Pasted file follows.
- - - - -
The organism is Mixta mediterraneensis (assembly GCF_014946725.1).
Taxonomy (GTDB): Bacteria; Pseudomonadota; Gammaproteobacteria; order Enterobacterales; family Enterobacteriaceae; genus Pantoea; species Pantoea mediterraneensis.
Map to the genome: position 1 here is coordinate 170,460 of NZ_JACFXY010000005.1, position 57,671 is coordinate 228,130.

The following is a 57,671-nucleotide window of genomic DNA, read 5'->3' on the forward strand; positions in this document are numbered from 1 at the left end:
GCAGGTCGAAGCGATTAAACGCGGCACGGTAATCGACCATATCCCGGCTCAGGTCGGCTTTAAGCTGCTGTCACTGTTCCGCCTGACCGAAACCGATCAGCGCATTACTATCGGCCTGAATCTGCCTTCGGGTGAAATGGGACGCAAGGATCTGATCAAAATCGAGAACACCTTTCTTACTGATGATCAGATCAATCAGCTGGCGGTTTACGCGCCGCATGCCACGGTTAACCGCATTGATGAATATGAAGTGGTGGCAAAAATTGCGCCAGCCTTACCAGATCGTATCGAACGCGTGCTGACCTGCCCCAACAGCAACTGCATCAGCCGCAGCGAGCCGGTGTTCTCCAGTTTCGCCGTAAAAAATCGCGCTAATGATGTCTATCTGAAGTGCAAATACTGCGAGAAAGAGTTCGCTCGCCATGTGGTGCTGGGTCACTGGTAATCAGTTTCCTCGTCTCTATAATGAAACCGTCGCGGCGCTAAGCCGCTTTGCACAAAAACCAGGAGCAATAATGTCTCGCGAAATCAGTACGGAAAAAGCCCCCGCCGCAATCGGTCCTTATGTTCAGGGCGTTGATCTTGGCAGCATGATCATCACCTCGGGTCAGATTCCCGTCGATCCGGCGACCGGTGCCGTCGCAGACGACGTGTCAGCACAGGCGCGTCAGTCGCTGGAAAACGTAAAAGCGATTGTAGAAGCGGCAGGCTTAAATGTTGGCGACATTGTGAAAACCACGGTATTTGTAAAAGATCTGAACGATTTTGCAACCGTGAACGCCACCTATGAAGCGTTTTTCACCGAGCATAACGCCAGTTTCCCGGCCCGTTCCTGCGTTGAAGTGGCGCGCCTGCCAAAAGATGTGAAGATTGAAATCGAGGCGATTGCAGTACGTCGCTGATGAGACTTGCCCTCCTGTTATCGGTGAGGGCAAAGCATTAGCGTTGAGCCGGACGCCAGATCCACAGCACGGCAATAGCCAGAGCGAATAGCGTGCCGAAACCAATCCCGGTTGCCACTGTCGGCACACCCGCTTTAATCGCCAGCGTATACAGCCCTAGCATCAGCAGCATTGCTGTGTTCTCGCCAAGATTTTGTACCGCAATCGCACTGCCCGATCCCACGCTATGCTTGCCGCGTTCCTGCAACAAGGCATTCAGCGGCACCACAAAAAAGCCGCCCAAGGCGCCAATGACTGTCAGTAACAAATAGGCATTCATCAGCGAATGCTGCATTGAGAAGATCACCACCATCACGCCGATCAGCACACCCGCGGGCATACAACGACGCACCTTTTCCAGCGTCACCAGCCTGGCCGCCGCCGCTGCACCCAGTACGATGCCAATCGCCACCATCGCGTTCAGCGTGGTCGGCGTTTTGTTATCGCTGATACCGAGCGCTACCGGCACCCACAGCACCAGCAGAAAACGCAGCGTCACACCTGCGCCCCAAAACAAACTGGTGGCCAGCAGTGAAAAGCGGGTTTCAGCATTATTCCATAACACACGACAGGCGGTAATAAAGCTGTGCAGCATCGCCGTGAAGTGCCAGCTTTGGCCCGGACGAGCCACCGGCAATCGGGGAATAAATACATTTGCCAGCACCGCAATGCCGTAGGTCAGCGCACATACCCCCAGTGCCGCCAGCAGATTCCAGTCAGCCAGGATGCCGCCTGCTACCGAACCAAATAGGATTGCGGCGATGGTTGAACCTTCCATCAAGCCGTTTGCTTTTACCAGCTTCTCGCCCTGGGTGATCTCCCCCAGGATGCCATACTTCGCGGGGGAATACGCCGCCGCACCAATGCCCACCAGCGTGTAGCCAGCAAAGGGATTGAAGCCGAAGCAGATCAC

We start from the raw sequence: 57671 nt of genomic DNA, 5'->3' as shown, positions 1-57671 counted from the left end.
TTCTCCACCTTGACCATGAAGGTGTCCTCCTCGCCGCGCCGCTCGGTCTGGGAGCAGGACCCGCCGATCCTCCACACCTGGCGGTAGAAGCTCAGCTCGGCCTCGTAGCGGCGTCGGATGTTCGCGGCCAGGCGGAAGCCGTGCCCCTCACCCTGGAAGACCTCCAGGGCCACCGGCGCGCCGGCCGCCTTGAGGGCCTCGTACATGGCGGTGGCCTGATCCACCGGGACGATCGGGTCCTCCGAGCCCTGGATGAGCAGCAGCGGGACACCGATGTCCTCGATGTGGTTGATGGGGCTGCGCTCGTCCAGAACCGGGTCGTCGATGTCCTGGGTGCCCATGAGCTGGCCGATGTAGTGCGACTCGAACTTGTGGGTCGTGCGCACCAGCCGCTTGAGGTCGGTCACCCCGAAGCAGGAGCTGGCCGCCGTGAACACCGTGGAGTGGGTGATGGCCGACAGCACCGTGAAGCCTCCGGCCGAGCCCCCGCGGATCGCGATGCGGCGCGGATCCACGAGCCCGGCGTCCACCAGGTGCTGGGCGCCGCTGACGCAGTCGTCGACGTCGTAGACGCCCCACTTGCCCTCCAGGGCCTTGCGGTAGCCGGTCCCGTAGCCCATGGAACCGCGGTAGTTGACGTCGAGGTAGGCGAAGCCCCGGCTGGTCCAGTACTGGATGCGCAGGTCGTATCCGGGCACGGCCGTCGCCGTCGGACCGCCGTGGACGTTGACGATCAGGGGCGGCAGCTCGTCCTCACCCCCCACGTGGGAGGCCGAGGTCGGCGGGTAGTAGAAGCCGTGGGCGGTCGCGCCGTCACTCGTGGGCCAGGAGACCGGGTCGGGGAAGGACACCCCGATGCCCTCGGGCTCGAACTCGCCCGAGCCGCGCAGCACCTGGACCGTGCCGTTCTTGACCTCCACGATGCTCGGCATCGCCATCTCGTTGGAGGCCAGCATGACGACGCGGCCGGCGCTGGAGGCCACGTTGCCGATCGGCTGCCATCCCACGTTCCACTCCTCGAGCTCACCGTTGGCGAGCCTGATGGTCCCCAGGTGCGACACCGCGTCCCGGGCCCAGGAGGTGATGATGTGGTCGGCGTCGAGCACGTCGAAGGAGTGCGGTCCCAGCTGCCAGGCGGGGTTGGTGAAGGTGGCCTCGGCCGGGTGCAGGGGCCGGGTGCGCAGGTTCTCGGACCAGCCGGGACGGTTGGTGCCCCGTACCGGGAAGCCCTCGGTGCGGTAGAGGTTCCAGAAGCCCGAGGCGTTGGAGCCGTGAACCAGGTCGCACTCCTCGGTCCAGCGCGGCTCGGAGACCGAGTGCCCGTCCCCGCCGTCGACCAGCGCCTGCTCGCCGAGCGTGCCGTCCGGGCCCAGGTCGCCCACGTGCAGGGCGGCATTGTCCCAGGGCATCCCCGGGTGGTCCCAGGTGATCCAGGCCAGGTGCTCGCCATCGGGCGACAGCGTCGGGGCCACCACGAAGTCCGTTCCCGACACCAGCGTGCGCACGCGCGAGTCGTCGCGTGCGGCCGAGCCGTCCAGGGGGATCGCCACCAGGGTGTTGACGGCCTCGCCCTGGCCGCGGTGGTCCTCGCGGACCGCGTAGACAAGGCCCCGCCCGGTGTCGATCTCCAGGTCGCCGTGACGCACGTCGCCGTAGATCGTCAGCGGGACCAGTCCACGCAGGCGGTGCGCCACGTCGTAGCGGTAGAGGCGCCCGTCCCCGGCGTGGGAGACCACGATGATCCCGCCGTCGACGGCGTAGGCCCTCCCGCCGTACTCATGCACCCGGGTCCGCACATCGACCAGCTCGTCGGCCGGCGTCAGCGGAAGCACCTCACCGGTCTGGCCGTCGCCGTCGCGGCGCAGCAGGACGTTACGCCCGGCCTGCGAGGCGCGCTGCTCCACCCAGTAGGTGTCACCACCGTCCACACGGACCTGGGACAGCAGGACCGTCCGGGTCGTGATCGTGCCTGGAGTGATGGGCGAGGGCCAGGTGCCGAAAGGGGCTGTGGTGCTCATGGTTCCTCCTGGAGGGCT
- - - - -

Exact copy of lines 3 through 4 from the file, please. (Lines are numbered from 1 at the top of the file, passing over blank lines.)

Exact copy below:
Map to the genome: position 1 here is coordinate 170,460 of NZ_JACFXY010000005.1, position 57,671 is coordinate 228,130.

The following is a 57,671-nucleotide window of genomic DNA, read 5'->3' on the forward strand; positions in this document are numbered from 1 at the left end: